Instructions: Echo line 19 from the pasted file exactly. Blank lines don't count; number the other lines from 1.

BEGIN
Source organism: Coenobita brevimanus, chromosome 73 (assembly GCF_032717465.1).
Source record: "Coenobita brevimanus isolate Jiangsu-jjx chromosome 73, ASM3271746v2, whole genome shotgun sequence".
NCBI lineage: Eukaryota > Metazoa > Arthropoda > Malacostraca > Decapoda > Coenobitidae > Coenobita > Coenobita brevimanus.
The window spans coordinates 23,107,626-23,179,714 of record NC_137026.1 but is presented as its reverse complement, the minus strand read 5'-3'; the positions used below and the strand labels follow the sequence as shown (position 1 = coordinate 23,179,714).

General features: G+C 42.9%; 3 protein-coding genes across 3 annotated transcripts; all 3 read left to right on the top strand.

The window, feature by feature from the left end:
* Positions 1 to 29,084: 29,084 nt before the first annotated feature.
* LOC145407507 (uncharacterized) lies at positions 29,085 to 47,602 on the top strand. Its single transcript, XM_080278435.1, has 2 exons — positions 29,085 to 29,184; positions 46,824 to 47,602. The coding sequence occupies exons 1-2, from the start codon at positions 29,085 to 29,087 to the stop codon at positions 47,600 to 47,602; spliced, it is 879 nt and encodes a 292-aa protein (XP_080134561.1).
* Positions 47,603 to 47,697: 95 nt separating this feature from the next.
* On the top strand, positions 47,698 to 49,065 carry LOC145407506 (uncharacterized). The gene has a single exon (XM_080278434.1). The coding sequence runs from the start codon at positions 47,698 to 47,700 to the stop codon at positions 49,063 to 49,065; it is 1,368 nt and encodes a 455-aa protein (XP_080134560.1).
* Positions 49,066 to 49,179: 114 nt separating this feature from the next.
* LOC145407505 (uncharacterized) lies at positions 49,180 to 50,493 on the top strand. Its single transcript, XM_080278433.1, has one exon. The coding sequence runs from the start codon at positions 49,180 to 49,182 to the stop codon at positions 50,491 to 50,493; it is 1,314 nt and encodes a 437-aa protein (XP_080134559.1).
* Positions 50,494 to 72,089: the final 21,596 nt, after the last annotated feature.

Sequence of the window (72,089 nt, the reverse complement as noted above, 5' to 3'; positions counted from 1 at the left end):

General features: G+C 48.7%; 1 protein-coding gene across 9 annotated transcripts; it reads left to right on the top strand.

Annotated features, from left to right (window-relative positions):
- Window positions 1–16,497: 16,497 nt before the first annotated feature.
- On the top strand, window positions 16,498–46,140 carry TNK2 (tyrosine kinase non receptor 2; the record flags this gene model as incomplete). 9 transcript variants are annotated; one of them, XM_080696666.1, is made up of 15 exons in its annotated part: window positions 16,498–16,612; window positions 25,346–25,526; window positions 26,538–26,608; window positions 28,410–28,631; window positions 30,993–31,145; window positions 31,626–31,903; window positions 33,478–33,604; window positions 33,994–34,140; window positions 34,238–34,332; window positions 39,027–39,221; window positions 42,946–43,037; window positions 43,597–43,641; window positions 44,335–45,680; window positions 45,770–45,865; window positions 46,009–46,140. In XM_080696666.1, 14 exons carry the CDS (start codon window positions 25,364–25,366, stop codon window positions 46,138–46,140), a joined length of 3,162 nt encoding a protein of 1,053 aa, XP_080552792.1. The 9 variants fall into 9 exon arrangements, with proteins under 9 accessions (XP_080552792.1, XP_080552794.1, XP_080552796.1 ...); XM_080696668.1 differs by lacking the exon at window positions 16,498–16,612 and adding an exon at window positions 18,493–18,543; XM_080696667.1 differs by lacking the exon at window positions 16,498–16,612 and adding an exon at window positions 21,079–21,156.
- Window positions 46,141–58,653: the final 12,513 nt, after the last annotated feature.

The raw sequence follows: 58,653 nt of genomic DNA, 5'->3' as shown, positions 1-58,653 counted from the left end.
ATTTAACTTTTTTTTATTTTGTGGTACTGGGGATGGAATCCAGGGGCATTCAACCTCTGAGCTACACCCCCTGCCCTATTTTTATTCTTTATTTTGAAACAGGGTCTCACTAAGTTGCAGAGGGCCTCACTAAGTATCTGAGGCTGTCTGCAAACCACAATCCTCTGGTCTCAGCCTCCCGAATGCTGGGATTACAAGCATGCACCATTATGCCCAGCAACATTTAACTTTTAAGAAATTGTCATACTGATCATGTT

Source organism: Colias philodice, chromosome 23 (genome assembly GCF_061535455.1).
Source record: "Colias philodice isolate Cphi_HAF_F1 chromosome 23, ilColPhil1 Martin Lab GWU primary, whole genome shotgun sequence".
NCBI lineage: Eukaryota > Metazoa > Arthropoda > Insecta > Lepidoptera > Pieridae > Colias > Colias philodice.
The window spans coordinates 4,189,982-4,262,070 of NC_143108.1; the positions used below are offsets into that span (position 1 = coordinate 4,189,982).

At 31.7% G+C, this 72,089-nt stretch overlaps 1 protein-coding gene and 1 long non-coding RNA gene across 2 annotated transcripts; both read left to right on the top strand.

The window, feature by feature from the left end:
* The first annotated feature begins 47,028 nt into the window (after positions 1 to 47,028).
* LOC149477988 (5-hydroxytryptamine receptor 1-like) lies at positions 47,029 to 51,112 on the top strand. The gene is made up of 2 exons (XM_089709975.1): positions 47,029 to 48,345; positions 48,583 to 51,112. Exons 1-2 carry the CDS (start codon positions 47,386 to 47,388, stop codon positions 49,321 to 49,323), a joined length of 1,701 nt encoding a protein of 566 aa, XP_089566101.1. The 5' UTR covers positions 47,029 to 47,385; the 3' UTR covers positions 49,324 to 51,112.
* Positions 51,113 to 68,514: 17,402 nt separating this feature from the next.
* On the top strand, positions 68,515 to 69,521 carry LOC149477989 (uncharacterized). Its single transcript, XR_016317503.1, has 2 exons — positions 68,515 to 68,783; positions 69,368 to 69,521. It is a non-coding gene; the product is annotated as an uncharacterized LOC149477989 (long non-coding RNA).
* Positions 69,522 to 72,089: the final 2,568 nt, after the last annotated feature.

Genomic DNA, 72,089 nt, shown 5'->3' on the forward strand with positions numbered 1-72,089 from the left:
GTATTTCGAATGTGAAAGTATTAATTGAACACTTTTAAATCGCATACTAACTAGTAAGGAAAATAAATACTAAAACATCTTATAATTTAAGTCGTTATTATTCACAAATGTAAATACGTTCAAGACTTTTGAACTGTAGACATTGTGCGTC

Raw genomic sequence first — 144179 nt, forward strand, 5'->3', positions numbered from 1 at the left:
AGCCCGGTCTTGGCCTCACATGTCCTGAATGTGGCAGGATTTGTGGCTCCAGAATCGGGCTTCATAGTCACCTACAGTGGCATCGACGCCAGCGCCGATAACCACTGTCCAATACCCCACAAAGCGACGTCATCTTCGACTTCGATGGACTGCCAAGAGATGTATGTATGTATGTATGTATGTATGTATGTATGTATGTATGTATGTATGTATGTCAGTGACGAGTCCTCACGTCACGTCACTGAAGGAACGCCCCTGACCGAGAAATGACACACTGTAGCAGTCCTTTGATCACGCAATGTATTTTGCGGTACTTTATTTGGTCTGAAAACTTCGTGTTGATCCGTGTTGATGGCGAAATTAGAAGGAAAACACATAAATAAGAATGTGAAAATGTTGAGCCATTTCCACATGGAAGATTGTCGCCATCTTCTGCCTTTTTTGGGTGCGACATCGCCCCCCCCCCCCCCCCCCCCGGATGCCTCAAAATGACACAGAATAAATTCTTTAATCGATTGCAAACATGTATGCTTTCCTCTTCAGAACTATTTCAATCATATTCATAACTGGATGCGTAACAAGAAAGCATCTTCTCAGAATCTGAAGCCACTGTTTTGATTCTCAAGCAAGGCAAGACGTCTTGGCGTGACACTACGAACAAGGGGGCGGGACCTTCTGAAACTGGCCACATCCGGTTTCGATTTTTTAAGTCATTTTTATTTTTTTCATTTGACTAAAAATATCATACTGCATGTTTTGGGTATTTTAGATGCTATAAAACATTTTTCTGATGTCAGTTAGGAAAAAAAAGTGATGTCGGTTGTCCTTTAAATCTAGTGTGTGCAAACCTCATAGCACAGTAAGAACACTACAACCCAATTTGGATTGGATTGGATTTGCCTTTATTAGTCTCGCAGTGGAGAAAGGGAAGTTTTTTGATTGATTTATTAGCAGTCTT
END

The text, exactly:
- Window positions 46,141–58,653: the final 12,513 nt, after the last annotated feature.